half days. Mentally, we decide to either cope with the situation,
face the challenge or let the situation tale control of us, spiritually
demoralizing us. This decision will be driven by your spiritual
sense of responsibility and will be in direct relation to your
emotional well being. If you decide that things are totally beyond
your control, then it follows that you will feel depressed, down
in the dumps, and disempowered.
thoughts can foster hope or doom, resulting in feelings of upliftment
or sadness. We choose how we react to all situations.
are a result of thought.: A+B=C
A = activating event (often this can be outside our control)
B = belief (our beliefs form our thoughts and our thoughts lead
to our emotions)
C = consequences (our behaviours that result from our beliefs
> thoughts > emotions)
positive or negative, self-talk colours our actions and decisions.
Deepak Chopra through quantum physics and aryuvedi medicine (an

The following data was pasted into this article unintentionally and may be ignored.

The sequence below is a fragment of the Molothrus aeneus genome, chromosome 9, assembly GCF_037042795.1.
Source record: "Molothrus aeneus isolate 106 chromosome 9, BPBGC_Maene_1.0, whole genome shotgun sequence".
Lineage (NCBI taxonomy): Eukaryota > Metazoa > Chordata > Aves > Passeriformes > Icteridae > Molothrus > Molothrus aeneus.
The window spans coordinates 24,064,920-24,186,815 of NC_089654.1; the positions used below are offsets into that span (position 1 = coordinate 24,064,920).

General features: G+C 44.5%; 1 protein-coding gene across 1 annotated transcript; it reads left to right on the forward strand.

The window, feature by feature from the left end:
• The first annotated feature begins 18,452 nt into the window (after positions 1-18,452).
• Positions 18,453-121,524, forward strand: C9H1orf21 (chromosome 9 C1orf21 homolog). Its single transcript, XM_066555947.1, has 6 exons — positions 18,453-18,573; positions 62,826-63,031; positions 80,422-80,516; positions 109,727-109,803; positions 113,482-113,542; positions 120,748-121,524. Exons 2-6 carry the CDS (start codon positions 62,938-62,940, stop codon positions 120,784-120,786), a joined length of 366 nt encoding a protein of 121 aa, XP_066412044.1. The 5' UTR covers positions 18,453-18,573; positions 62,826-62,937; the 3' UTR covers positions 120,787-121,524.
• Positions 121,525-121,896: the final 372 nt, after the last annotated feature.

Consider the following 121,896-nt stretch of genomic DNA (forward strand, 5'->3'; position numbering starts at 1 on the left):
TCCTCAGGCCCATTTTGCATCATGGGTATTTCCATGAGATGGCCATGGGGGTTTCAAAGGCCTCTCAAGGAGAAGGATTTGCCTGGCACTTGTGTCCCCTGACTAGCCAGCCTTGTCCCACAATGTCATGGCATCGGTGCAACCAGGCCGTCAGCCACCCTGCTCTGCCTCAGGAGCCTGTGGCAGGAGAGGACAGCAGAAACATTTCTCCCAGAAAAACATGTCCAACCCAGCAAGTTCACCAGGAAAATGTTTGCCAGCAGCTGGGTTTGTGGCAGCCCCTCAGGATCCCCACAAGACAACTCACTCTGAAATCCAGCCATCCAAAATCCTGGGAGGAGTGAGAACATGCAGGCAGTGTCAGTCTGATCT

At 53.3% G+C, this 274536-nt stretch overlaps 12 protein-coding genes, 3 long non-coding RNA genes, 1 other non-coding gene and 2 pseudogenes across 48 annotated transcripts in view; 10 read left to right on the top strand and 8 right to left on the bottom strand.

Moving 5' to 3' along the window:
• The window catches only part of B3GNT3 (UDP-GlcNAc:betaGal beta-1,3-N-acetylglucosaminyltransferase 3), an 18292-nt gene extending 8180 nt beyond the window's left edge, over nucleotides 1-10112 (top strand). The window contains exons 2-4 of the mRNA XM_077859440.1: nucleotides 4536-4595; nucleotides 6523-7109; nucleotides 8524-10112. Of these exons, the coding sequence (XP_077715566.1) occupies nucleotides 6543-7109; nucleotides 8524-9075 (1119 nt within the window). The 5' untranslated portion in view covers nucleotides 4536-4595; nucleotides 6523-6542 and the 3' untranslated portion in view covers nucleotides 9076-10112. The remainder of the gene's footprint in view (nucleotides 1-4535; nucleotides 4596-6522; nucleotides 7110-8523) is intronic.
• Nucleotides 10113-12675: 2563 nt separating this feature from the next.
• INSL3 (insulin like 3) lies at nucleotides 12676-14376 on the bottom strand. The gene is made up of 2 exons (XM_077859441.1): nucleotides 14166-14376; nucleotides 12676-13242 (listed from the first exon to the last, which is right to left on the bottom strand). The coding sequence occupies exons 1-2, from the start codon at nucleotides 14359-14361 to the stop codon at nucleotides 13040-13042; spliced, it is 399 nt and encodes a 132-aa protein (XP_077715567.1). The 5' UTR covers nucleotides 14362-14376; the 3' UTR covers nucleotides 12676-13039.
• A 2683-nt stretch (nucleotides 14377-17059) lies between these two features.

Eastern Indian philosophy of medicine that incorporates body,
mind/heart and spirit) explains that our thoughts which lead to
our emotions affect us physically. Each thought and consequenting
emotion is received by every cell of the body. Hormones are then
released in response to each thought, taxing our immune system.
perceived to be positive and acceptable are generally released
through expression, alleviating any stress on our immune system.
Emotions perceived as negative and unacceptable are generally
stored, leading to chronic stress on our immune system.
age two, our emotional patterns begin to develop. Throughout life,
each time we are exposed to new emotions we develop a response
pattern based on our experience whether healthy or unhealthy.
To change unhealthy emotional response patterns we have to change
the way we think.
key to changing the way we think/feel is to break the habits that
were created at earlier developmental stages. Our responses need
to be in tune with our current progression. If our beliefs are